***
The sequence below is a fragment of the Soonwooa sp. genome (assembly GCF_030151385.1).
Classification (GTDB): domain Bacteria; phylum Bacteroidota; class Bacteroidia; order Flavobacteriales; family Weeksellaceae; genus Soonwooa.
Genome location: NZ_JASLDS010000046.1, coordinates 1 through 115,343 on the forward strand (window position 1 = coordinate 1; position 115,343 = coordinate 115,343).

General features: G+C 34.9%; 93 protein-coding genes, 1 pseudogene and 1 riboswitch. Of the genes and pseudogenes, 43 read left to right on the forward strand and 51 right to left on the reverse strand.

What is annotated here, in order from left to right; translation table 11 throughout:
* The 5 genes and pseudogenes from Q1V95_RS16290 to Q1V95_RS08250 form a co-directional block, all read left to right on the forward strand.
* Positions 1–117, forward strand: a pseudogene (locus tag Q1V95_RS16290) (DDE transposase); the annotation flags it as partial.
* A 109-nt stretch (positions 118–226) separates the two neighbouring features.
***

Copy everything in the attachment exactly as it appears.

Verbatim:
The sequence below is a fragment of the Soonwooa sp. genome (assembly GCF_030151385.1).
Classification (GTDB): domain Bacteria; phylum Bacteroidota; class Bacteroidia; order Flavobacteriales; family Weeksellaceae; genus Soonwooa.
Genome location: NZ_JASLDS010000046.1, coordinates 1 through 115,343 on the forward strand (window position 1 = coordinate 1; position 115,343 = coordinate 115,343).

General features: G+C 34.9%; 93 protein-coding genes, 1 pseudogene and 1 riboswitch. Of the genes and pseudogenes, 43 read left to right on the forward strand and 51 right to left on the reverse strand.

What is annotated here, in order from left to right; translation table 11 throughout:
* The 5 genes and pseudogenes from Q1V95_RS16290 to Q1V95_RS08250 form a co-directional block, all read left to right on the forward strand.
* Positions 1–117, forward strand: a pseudogene (locus tag Q1V95_RS16290) (DDE transposase); the annotation flags it as partial.
* A 109-nt stretch (positions 118–226) separates the two neighbouring features.